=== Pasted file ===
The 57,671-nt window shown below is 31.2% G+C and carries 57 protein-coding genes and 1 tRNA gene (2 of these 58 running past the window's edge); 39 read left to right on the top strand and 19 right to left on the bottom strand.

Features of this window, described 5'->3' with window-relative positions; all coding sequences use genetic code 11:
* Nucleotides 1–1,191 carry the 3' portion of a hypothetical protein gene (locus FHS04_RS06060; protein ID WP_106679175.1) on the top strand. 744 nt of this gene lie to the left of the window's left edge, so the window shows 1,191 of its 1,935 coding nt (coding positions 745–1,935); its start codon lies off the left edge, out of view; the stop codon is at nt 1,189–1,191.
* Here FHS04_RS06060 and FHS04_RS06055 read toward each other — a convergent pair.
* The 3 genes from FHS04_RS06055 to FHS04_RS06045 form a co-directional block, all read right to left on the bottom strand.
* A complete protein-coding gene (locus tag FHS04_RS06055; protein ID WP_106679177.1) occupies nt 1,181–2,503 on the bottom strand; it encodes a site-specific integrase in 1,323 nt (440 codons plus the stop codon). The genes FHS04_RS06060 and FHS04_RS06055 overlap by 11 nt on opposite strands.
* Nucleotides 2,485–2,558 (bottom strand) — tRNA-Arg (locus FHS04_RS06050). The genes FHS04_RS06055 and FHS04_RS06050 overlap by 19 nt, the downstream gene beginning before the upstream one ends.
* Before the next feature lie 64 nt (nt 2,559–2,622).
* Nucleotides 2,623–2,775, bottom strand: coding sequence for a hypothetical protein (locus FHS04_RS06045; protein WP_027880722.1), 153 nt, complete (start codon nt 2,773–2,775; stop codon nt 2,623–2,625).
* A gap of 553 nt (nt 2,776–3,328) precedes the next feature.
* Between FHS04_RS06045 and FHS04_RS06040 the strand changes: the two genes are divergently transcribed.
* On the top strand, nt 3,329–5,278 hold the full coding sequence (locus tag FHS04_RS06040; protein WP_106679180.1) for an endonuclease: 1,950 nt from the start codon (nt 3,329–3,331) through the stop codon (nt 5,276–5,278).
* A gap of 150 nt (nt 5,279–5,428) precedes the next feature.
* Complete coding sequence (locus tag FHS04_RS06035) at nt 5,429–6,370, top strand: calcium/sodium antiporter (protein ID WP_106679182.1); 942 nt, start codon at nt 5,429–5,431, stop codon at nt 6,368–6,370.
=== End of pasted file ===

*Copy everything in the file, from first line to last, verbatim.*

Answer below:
The 57,671-nt window shown below is 31.2% G+C and carries 57 protein-coding genes and 1 tRNA gene (2 of these 58 running past the window's edge); 39 read left to right on the top strand and 19 right to left on the bottom strand.

Features of this window, described 5'->3' with window-relative positions; all coding sequences use genetic code 11:
* Nucleotides 1–1,191 carry the 3' portion of a hypothetical protein gene (locus FHS04_RS06060; protein ID WP_106679175.1) on the top strand. 744 nt of this gene lie to the left of the window's left edge, so the window shows 1,191 of its 1,935 coding nt (coding positions 745–1,935); its start codon lies off the left edge, out of view; the stop codon is at nt 1,189–1,191.
* Here FHS04_RS06060 and FHS04_RS06055 read toward each other — a convergent pair.
* The 3 genes from FHS04_RS06055 to FHS04_RS06045 form a co-directional block, all read right to left on the bottom strand.
* A complete protein-coding gene (locus tag FHS04_RS06055; protein ID WP_106679177.1) occupies nt 1,181–2,503 on the bottom strand; it encodes a site-specific integrase in 1,323 nt (440 codons plus the stop codon). The genes FHS04_RS06060 and FHS04_RS06055 overlap by 11 nt on opposite strands.
* Nucleotides 2,485–2,558 (bottom strand) — tRNA-Arg (locus FHS04_RS06050). The genes FHS04_RS06055 and FHS04_RS06050 overlap by 19 nt, the downstream gene beginning before the upstream one ends.
* Before the next feature lie 64 nt (nt 2,559–2,622).
* Nucleotides 2,623–2,775, bottom strand: coding sequence for a hypothetical protein (locus FHS04_RS06045; protein WP_027880722.1), 153 nt, complete (start codon nt 2,773–2,775; stop codon nt 2,623–2,625).
* A gap of 553 nt (nt 2,776–3,328) precedes the next feature.
* Between FHS04_RS06045 and FHS04_RS06040 the strand changes: the two genes are divergently transcribed.
* On the top strand, nt 3,329–5,278 hold the full coding sequence (locus tag FHS04_RS06040; protein WP_106679180.1) for an endonuclease: 1,950 nt from the start codon (nt 3,329–3,331) through the stop codon (nt 5,276–5,278).
* A gap of 150 nt (nt 5,279–5,428) precedes the next feature.
* Complete coding sequence (locus tag FHS04_RS06035) at nt 5,429–6,370, top strand: calcium/sodium antiporter (protein ID WP_106679182.1); 942 nt, start codon at nt 5,429–5,431, stop codon at nt 6,368–6,370.